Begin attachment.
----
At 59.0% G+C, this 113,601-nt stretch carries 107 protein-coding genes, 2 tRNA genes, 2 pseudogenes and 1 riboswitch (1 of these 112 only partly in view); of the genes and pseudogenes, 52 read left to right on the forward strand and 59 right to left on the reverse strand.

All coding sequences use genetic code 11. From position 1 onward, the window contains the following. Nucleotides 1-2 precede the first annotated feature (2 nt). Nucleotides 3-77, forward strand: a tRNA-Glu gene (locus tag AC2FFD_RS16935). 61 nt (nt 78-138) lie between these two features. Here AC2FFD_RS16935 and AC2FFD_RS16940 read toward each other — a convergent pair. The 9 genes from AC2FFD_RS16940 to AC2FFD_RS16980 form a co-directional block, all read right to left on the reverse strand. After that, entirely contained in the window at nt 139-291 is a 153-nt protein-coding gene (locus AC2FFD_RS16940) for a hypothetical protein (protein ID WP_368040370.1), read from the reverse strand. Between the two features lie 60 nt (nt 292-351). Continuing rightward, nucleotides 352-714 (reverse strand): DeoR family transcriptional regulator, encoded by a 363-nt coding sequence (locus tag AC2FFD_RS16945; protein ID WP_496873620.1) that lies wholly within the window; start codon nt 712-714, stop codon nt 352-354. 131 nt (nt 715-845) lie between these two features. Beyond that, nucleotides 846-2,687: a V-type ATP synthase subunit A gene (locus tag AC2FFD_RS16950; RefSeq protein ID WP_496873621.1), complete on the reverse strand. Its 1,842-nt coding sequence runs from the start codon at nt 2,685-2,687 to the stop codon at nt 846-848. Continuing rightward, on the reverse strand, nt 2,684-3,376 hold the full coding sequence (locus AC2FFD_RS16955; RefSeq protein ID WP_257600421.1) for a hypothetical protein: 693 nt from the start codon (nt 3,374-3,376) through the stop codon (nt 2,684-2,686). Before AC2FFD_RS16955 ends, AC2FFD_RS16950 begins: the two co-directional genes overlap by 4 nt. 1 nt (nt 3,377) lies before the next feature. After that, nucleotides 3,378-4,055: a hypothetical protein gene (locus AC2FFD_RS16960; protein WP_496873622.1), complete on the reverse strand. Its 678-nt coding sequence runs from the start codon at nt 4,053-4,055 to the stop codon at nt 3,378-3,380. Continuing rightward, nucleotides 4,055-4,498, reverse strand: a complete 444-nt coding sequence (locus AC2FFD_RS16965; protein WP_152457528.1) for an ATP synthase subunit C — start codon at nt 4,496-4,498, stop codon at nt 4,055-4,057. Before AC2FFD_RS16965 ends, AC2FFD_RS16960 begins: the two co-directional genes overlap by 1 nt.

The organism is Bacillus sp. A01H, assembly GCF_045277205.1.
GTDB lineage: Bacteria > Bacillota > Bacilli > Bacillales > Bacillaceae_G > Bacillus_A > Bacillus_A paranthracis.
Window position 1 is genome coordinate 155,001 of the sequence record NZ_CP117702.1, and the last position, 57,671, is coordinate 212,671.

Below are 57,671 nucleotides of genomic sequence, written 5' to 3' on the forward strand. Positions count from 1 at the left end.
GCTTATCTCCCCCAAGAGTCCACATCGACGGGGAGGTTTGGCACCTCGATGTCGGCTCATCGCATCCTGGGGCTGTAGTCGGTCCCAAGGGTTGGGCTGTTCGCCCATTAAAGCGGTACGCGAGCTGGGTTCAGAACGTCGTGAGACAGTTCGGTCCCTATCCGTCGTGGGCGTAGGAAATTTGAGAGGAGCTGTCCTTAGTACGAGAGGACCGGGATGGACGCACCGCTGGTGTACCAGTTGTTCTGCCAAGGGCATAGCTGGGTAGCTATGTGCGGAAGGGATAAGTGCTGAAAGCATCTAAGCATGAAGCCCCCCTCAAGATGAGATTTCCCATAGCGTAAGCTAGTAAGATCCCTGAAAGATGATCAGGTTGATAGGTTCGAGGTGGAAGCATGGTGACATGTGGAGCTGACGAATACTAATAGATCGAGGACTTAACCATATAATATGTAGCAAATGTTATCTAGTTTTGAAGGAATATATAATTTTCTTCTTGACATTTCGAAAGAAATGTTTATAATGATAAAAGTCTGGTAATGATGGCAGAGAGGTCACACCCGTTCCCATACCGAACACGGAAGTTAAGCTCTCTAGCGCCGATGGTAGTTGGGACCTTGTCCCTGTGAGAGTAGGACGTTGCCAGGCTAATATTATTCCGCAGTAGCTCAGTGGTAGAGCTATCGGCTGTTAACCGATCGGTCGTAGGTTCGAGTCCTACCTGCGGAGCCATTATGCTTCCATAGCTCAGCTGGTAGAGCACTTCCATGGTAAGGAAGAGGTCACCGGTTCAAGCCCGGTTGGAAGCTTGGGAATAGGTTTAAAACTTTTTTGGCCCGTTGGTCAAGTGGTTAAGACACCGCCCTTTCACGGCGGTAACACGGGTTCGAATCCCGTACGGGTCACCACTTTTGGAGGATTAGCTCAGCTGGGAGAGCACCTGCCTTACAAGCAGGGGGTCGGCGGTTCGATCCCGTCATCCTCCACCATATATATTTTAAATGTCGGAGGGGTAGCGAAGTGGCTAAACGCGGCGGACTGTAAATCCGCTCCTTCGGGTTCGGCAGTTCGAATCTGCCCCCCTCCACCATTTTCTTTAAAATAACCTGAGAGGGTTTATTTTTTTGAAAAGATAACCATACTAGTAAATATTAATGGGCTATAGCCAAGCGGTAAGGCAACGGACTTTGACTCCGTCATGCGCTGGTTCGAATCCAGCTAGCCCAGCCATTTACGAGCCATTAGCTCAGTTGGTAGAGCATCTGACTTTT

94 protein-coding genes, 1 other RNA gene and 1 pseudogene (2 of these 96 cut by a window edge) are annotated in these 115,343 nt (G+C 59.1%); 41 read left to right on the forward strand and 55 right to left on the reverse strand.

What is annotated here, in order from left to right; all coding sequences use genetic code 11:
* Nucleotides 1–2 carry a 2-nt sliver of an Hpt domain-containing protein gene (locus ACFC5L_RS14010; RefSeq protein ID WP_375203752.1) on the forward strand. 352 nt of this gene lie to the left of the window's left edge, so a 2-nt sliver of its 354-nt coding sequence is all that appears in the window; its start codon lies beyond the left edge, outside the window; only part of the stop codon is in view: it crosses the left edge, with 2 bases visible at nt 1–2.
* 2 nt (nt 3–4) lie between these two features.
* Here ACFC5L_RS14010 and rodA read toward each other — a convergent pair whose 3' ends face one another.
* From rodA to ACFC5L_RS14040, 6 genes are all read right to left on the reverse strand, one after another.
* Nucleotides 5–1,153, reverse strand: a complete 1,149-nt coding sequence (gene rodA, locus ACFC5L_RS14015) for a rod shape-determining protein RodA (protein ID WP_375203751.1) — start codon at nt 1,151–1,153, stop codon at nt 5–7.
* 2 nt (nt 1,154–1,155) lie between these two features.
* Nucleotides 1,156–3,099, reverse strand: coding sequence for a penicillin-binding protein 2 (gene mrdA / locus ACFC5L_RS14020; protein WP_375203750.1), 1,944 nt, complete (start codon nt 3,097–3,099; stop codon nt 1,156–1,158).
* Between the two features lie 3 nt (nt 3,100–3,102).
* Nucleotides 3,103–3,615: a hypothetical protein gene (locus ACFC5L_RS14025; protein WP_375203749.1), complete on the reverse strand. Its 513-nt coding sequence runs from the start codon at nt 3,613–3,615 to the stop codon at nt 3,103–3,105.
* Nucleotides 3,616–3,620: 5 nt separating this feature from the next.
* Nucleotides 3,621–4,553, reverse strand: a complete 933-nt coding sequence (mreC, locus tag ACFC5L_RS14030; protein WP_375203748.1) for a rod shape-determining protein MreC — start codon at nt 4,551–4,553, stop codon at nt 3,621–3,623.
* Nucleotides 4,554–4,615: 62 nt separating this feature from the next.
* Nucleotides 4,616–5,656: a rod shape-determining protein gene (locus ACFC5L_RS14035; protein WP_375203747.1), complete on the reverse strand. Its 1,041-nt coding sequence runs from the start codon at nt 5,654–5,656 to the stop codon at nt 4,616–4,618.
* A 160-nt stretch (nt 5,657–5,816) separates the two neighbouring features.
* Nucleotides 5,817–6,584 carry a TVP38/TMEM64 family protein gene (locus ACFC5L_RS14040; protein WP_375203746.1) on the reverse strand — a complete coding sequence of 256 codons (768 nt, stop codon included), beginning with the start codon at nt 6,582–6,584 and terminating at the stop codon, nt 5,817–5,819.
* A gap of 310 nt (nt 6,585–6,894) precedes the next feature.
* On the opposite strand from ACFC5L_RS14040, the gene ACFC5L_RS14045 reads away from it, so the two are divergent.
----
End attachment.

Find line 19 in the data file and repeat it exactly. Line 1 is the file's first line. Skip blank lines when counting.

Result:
* Nucleotides 3,616–3,620: 5 nt separating this feature from the next.